The DRM2 DNA methyltransferase appears to be guided by small interfering RNAs (siRNAs), because mutations in a number of RNA silencing genes were found to mimic drm2 mutants in the FWA transformation assay. These include the genes ARGONAUTE4, DICER-LIKE 3 and RNA DEPENDENT RNA POLYMERASE232. This, in many ways, resembles heterochromatin establishment in S. pombe where these same types RNA silencing factors are critical for the establishment of H3K9 histone methylation and gene silencing22. The finding of RNA silencing factors being involved in de novo DNA methylation is consistent with much earlier observations of so-called RNA directed DNA methylation (RdDM), first observed when cytoplasmically replicating RNA viroids were seen to cause de novo methylation of homologous genomic DNA sequences47. When RdDM is directed to promoter sequences, for instance as driven by inverted repeat expressing transgenes, it can cause transcriptional gene silencing48-50. These results suggest that siRNAs are at the heart of de novo DNA methylation processes, which can help explain the sequence specificity of gene silencing, likely involving the pairing of siRNAs with either DNA or nascent RNA transcripts. However, many questions remain concerning the precise mechanisms involved. Interestingly, recent studies suggest that siRNAs transfected into mammalian cells can also cause RNA directed gene silencing, and that antisense RNAs can trigger transcriptional gene silencing and DNA methylation, suggesting that certain aspects of this pathway may be conserved in mammals51,52. In addition, plant RNA directed DNA methylation resembles the phenomenon of piRNA directed DNA methylation that occurs in mammalian male germ cells24.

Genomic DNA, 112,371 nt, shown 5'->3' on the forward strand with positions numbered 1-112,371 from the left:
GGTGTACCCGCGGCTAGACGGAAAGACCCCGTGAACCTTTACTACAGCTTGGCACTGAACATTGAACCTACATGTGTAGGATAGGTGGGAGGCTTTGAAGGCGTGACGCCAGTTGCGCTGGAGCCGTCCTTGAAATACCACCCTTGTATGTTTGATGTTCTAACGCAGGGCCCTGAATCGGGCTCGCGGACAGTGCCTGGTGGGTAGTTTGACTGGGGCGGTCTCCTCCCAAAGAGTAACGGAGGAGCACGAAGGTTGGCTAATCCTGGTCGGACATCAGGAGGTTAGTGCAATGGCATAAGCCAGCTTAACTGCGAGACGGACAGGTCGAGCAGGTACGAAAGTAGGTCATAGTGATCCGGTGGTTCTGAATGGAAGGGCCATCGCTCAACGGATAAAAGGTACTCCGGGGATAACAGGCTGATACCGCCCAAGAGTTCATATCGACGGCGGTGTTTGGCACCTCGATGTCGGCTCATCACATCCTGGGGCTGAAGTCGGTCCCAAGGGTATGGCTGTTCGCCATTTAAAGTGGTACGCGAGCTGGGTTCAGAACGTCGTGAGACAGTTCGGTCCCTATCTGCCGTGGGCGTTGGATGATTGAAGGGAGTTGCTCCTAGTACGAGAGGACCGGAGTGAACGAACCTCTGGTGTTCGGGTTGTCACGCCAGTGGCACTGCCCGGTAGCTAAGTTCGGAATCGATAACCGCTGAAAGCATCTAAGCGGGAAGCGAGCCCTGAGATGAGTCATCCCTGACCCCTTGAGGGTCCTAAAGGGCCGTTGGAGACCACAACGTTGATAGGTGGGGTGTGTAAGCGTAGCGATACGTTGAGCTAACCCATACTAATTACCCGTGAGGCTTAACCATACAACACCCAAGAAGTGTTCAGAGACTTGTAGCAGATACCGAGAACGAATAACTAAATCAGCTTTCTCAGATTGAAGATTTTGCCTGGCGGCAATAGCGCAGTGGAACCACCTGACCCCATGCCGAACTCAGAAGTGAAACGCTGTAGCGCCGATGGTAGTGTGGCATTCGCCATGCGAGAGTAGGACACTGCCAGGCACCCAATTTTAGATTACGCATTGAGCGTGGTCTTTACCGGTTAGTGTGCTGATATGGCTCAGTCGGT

DNA demethylation also plays an important role in shaping DNA methylation patterns throughout the genome. For instance, the FWA gene is normally methylated throughout the plant life cycle, but FWA is an imprinted gene that becomes specifically demethylated during female gametophyte development53. DNA demethylation is required for expression of FWA and is actively carried out by the DME DNA glycosylase54. DNA glycosylases are normally involved in DNA repair, but DME encodes an enzyme that can specifically remove methylated cytosine. Another DNA glycosylase, ROS1, shows more general effects on DNA demethylation on transgenes and at various locations throughout the genome55. The molecular mechanisms for DNA demethylation in mammals have been very elusive, but it seems possible that similar mechanisms could be at play56.